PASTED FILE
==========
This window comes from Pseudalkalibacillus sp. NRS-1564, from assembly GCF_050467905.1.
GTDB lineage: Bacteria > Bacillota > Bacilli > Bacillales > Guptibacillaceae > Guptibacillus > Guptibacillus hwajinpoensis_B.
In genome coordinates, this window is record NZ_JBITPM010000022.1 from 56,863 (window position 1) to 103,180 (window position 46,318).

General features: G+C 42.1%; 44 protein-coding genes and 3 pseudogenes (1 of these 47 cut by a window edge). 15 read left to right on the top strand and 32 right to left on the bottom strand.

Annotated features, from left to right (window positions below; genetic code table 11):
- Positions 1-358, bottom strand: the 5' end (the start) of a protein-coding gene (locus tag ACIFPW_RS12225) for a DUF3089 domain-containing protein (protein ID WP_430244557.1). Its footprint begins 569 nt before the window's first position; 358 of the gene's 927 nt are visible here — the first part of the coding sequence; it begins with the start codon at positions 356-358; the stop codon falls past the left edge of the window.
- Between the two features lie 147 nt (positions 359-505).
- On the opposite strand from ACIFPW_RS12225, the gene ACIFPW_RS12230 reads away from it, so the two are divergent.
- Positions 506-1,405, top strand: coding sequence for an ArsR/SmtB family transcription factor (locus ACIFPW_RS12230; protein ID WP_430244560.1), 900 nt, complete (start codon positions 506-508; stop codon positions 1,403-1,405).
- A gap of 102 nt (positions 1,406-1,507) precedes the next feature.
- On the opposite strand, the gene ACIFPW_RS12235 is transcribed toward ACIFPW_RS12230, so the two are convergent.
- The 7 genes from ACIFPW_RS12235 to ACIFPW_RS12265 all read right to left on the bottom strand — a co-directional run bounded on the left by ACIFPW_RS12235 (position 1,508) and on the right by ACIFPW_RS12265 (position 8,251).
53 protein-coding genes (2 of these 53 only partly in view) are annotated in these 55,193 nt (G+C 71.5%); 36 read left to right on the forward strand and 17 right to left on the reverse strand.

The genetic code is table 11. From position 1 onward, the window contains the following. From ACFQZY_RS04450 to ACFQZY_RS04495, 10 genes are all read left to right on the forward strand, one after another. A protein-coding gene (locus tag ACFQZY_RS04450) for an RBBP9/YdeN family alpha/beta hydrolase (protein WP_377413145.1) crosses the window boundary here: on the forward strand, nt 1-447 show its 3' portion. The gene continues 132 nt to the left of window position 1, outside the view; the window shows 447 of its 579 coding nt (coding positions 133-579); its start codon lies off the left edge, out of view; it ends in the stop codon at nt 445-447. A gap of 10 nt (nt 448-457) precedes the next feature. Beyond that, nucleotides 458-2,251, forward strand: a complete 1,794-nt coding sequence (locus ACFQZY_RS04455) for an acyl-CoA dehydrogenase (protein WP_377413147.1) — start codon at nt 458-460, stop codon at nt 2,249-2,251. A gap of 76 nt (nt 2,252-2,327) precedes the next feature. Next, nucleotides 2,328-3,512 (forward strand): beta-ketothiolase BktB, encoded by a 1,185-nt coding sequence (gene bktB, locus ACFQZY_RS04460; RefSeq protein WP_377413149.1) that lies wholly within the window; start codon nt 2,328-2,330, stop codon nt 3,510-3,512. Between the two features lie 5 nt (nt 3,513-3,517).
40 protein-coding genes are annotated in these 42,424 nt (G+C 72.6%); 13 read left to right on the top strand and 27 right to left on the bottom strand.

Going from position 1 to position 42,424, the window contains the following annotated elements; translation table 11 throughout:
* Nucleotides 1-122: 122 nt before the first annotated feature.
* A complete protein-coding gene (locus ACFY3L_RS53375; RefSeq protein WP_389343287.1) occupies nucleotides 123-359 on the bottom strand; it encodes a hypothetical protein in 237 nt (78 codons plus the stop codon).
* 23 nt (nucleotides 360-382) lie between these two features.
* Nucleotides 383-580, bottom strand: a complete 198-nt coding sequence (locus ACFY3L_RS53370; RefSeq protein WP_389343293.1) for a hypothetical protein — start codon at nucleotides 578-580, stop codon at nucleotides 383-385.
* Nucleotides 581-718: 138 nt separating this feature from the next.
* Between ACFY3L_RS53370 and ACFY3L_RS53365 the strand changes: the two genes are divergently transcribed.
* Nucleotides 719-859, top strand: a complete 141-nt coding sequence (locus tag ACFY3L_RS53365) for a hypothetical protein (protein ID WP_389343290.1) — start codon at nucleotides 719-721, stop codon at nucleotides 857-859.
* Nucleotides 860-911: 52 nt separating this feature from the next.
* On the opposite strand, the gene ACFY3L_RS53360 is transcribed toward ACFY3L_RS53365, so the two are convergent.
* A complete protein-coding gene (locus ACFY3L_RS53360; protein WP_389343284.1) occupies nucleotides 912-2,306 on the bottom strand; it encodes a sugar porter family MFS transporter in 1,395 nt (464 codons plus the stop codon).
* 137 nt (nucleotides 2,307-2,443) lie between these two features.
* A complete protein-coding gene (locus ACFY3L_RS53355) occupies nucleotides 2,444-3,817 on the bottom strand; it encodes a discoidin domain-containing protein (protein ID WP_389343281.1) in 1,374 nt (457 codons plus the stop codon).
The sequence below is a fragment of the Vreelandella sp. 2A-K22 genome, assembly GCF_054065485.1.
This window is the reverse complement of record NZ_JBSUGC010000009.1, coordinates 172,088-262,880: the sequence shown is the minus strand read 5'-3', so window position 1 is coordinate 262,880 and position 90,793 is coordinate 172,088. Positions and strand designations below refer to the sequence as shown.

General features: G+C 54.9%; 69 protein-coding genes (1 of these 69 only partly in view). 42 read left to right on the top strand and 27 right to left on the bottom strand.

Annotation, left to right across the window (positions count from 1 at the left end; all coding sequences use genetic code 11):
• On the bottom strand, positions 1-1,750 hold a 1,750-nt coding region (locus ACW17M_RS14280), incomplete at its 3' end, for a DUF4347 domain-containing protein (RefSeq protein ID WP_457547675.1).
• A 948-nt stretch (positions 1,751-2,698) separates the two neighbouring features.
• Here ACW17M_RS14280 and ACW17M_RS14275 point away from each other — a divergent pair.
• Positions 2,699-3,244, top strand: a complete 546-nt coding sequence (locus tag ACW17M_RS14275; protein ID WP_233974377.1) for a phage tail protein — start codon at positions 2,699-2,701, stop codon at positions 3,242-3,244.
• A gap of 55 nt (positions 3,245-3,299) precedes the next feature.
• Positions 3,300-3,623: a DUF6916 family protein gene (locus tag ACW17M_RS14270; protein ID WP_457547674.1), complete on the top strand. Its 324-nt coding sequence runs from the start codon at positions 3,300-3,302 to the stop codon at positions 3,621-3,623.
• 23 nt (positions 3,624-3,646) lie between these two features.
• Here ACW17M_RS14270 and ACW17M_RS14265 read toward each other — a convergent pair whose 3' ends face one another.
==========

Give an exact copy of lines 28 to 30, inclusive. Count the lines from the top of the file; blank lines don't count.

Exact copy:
* A complete protein-coding gene (locus ACFY3L_RS53355) occupies nucleotides 2,444-3,817 on the bottom strand; it encodes a discoidin domain-containing protein (protein ID WP_389343281.1) in 1,374 nt (457 codons plus the stop codon).
The sequence below is a fragment of the Vreelandella sp. 2A-K22 genome, assembly GCF_054065485.1.
This window is the reverse complement of record NZ_JBSUGC010000009.1, coordinates 172,088-262,880: the sequence shown is the minus strand read 5'-3', so window position 1 is coordinate 262,880 and position 90,793 is coordinate 172,088. Positions and strand designations below refer to the sequence as shown.